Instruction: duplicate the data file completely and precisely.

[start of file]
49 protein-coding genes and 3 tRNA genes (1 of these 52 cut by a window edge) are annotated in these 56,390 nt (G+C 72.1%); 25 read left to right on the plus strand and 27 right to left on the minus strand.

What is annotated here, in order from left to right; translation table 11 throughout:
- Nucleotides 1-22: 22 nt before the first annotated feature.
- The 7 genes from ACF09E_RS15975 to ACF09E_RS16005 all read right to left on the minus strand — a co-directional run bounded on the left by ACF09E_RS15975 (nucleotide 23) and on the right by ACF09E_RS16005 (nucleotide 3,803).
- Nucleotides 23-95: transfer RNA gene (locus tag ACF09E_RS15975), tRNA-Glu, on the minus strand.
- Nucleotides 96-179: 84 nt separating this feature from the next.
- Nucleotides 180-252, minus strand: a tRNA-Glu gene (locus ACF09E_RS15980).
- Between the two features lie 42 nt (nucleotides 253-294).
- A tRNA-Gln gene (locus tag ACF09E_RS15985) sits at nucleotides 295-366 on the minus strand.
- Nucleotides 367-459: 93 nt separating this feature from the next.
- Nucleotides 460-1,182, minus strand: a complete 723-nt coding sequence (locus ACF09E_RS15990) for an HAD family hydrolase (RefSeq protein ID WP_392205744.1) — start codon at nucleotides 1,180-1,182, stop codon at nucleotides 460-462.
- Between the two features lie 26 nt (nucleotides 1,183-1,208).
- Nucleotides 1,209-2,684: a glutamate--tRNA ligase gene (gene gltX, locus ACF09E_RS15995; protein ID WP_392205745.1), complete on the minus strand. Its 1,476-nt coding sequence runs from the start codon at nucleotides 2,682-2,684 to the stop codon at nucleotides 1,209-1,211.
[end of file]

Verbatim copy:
49 protein-coding genes and 3 tRNA genes (1 of these 52 cut by a window edge) are annotated in these 56,390 nt (G+C 72.1%); 25 read left to right on the plus strand and 27 right to left on the minus strand.

What is annotated here, in order from left to right; translation table 11 throughout:
- Nucleotides 1-22: 22 nt before the first annotated feature.
- The 7 genes from ACF09E_RS15975 to ACF09E_RS16005 all read right to left on the minus strand — a co-directional run bounded on the left by ACF09E_RS15975 (nucleotide 23) and on the right by ACF09E_RS16005 (nucleotide 3,803).
- Nucleotides 23-95: transfer RNA gene (locus tag ACF09E_RS15975), tRNA-Glu, on the minus strand.
- Nucleotides 96-179: 84 nt separating this feature from the next.
- Nucleotides 180-252, minus strand: a tRNA-Glu gene (locus ACF09E_RS15980).
- Between the two features lie 42 nt (nucleotides 253-294).
- A tRNA-Gln gene (locus tag ACF09E_RS15985) sits at nucleotides 295-366 on the minus strand.
- Nucleotides 367-459: 93 nt separating this feature from the next.
- Nucleotides 460-1,182, minus strand: a complete 723-nt coding sequence (locus ACF09E_RS15990) for an HAD family hydrolase (RefSeq protein ID WP_392205744.1) — start codon at nucleotides 1,180-1,182, stop codon at nucleotides 460-462.
- Between the two features lie 26 nt (nucleotides 1,183-1,208).
- Nucleotides 1,209-2,684: a glutamate--tRNA ligase gene (gene gltX, locus ACF09E_RS15995; protein ID WP_392205745.1), complete on the minus strand. Its 1,476-nt coding sequence runs from the start codon at nucleotides 2,682-2,684 to the stop codon at nucleotides 1,209-1,211.